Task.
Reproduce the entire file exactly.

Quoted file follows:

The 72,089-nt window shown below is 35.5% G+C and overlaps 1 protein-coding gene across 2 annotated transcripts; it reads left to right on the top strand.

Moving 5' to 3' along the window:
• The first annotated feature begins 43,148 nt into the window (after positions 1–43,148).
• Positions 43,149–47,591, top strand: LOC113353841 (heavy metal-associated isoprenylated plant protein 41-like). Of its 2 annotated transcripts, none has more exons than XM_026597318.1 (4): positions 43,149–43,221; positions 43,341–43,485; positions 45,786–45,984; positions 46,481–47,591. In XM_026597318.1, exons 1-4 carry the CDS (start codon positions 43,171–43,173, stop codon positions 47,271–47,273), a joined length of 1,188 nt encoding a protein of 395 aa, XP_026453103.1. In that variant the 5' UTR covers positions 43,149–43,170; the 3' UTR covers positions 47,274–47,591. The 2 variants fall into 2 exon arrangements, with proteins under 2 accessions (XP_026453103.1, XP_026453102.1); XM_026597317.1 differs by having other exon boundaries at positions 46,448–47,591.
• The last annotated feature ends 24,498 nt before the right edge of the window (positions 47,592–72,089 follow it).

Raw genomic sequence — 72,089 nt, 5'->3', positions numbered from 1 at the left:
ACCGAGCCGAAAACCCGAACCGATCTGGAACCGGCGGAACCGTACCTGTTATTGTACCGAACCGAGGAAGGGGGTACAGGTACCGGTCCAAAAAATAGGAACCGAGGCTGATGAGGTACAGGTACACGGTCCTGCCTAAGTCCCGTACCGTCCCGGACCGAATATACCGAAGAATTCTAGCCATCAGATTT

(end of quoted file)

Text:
The 72,089-nt window shown below is 35.5% G+C and overlaps 1 protein-coding gene across 2 annotated transcripts; it reads left to right on the top strand.

Moving 5' to 3' along the window:
• The first annotated feature begins 43,148 nt into the window (after positions 1–43,148).
• Positions 43,149–47,591, top strand: LOC113353841 (heavy metal-associated isoprenylated plant protein 41-like). Of its 2 annotated transcripts, none has more exons than XM_026597318.1 (4): positions 43,149–43,221; positions 43,341–43,485; positions 45,786–45,984; positions 46,481–47,591. In XM_026597318.1, exons 1-4 carry the CDS (start codon positions 43,171–43,173, stop codon positions 47,271–47,273), a joined length of 1,188 nt encoding a protein of 395 aa, XP_026453103.1. In that variant the 5' UTR covers positions 43,149–43,170; the 3' UTR covers positions 47,274–47,591. The 2 variants fall into 2 exon arrangements, with proteins under 2 accessions (XP_026453103.1, XP_026453102.1); XM_026597317.1 differs by having other exon boundaries at positions 46,448–47,591.
• The last annotated feature ends 24,498 nt before the right edge of the window (positions 47,592–72,089 follow it).

Raw genomic sequence — 72,089 nt, 5'->3', positions numbered from 1 at the left:
ACCGAGCCGAAAACCCGAACCGATCTGGAACCGGCGGAACCGTACCTGTTATTGTACCGAACCGAGGAAGGGGGTACAGGTACCGGTCCAAAAAATAGGAACCGAGGCTGATGAGGTACAGGTACACGGTCCTGCCTAAGTCCCGTACCGTCCCGGACCGAATATACCGAAGAATTCTAGCCATCAGATTT